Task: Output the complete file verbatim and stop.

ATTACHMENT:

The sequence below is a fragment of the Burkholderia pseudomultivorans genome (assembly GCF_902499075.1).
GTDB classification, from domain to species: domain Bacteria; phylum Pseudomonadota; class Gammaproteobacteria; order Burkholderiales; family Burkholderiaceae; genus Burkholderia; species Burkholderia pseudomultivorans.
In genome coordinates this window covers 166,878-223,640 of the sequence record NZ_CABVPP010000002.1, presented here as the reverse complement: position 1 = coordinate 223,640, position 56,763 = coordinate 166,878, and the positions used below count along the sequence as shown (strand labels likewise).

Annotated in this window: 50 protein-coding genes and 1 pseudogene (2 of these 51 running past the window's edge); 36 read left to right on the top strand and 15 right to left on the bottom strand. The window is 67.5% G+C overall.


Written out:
The sequence below is a fragment of the Burkholderia pseudomultivorans genome (assembly GCF_902499075.1).
GTDB classification, from domain to species: domain Bacteria; phylum Pseudomonadota; class Gammaproteobacteria; order Burkholderiales; family Burkholderiaceae; genus Burkholderia; species Burkholderia pseudomultivorans.
In genome coordinates this window covers 166,878-223,640 of the sequence record NZ_CABVPP010000002.1, presented here as the reverse complement: position 1 = coordinate 223,640, position 56,763 = coordinate 166,878, and the positions used below count along the sequence as shown (strand labels likewise).

Annotated in this window: 50 protein-coding genes and 1 pseudogene (2 of these 51 running past the window's edge); 36 read left to right on the top strand and 15 right to left on the bottom strand. The window is 67.5% G+C overall.